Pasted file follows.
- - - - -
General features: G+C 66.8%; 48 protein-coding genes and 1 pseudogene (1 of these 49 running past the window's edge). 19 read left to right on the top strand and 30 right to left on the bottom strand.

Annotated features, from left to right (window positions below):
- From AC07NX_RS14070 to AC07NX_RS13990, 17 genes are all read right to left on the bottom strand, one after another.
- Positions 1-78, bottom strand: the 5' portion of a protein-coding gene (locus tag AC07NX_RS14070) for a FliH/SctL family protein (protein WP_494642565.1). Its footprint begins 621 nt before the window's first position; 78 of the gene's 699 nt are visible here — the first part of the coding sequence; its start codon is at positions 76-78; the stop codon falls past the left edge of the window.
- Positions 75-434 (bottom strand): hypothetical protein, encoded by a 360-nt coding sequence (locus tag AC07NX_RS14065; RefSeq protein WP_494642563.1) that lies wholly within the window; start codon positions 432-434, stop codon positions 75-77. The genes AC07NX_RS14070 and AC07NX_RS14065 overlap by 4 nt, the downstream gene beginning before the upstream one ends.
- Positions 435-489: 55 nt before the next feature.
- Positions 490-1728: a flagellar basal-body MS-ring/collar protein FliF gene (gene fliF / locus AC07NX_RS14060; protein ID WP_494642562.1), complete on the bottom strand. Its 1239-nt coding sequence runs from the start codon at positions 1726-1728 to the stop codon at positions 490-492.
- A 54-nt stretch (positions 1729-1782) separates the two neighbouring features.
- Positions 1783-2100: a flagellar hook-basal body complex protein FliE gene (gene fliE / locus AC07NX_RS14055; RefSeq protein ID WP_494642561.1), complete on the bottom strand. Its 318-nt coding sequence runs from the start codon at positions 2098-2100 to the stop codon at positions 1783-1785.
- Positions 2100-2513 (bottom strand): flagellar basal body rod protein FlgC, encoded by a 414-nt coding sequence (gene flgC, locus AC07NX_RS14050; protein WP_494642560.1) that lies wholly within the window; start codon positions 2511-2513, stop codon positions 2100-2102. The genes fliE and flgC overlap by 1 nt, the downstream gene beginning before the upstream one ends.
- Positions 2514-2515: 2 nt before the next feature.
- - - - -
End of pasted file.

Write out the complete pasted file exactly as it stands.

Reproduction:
General features: G+C 66.8%; 48 protein-coding genes and 1 pseudogene (1 of these 49 running past the window's edge). 19 read left to right on the top strand and 30 right to left on the bottom strand.

Annotated features, from left to right (window positions below):
- From AC07NX_RS14070 to AC07NX_RS13990, 17 genes are all read right to left on the bottom strand, one after another.
- Positions 1-78, bottom strand: the 5' portion of a protein-coding gene (locus tag AC07NX_RS14070) for a FliH/SctL family protein (protein WP_494642565.1). Its footprint begins 621 nt before the window's first position; 78 of the gene's 699 nt are visible here — the first part of the coding sequence; its start codon is at positions 76-78; the stop codon falls past the left edge of the window.
- Positions 75-434 (bottom strand): hypothetical protein, encoded by a 360-nt coding sequence (locus tag AC07NX_RS14065; RefSeq protein WP_494642563.1) that lies wholly within the window; start codon positions 432-434, stop codon positions 75-77. The genes AC07NX_RS14070 and AC07NX_RS14065 overlap by 4 nt, the downstream gene beginning before the upstream one ends.
- Positions 435-489: 55 nt before the next feature.
- Positions 490-1728: a flagellar basal-body MS-ring/collar protein FliF gene (gene fliF / locus AC07NX_RS14060; protein ID WP_494642562.1), complete on the bottom strand. Its 1239-nt coding sequence runs from the start codon at positions 1726-1728 to the stop codon at positions 490-492.
- A 54-nt stretch (positions 1729-1782) separates the two neighbouring features.
- Positions 1783-2100: a flagellar hook-basal body complex protein FliE gene (gene fliE / locus AC07NX_RS14055; RefSeq protein ID WP_494642561.1), complete on the bottom strand. Its 318-nt coding sequence runs from the start codon at positions 2098-2100 to the stop codon at positions 1783-1785.
- Positions 2100-2513 (bottom strand): flagellar basal body rod protein FlgC, encoded by a 414-nt coding sequence (gene flgC, locus AC07NX_RS14050; protein WP_494642560.1) that lies wholly within the window; start codon positions 2511-2513, stop codon positions 2100-2102. The genes fliE and flgC overlap by 1 nt, the downstream gene beginning before the upstream one ends.
- Positions 2514-2515: 2 nt before the next feature.